Airlines cleared to raise fuel levy by up to 50pc

PUBLISHED : Tuesday, 01 July, 2008, 12:00am
UPDATED : Tuesday, 01 July, 2008, 12:00am

Mainland airlines have won regulatory approval to raise fuel surcharges by as much as 50 per cent, the first adjustment of the levy on domestic flights this year, after Beijing announced the biggest increase in jet fuel prices 10 days ago.

Fuel surcharges would be raised from today by 50 yuan (HK$57) to 150 yuan on flights longer than 800km while that on shorter flights would be increased by 20 yuan to 80 yuan, China News said, citing a joint document by the Civil Aviation Administration of China and the National Development Reform Commission.

The surcharges could only cover about 66 per cent of the increase in fuel cost for mainland airlines, said Kelvin Lau, a transport analyst for Daiwa Institute of Research.

Mr Lau maintained his earnings forecasts for Air China, China Southern Airlines and China Eastern Airlines Corp.

Beijing has been wary of raising jet fuel prices and adding surcharges on air fares because of rising inflation.

But record oil prices, which have hurt earnings at refiners, forced the government to raise the tightly controlled fuel prices last month, which in turn will hurt the struggling airline industry.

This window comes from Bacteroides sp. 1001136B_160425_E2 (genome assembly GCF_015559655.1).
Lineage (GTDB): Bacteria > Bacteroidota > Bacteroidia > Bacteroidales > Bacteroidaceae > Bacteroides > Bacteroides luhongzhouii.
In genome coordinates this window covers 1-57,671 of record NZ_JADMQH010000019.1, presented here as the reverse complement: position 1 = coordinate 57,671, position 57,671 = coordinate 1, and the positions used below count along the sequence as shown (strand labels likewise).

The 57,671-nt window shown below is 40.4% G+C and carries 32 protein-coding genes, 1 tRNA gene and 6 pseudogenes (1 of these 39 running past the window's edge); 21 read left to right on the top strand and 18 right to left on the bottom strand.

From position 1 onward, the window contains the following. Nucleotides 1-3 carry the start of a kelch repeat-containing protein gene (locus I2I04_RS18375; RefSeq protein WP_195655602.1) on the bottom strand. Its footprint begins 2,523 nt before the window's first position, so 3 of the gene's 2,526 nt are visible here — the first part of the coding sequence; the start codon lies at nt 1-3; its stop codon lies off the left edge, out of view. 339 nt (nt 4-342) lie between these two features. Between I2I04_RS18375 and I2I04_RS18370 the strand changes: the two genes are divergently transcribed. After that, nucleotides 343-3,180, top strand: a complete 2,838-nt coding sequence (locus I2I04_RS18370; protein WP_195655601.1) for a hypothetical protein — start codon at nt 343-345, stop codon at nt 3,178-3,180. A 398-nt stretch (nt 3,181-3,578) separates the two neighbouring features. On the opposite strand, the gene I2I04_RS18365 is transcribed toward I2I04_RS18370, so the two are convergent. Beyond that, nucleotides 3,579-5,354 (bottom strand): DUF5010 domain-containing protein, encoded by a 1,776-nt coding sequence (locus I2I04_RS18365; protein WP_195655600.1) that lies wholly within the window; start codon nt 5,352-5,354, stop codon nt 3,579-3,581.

To ease the burden on airlines, the surcharge on international routes was raised by 33 per cent.

'The rises in surcharge were a result of negotiations between the regulators and the Big Three airlines,' said China Eastern Airlines director Lou Zhu-ping yesterday.

Although the increase could help offset rising fuel costs, it would also dampen demand, Mr Lou said.

China Eastern's passenger volume dropped more than 8 per cent in May from a year ago, while its bigger rival, Air China, flew almost 11 per cent fewer passengers. China Southern saw a 1 per cent drop in seats sold.

Even after the surcharge adjustment, domestic jet fuel prices are still 700 yuan per tonne lower than international prices, suggesting there is room for further increases.

Airlines around the world have been struggling in the first half amid rising fuel costs, which account for more than 40 per cent of total expenses, and softening demand. More than 24 airlines have folded over the past six months.

The air transport industry has forecast a loss of US$2.3 billion this year from a US$5.6 billion profit last year if the crude oil price averages US$107 a barrel.

Oil prices rose to about US$143 a barrel yesterday.

Mr Lau said that as mainland airlines benefited from the yuan's appreciation, which means a lower value in their US dollar debts, the Big Three carriers could remain profitable this year.

The yuan has appreciated more than 6 per cent against the dollar this year after gaining more than 4 per cent for the whole of last year.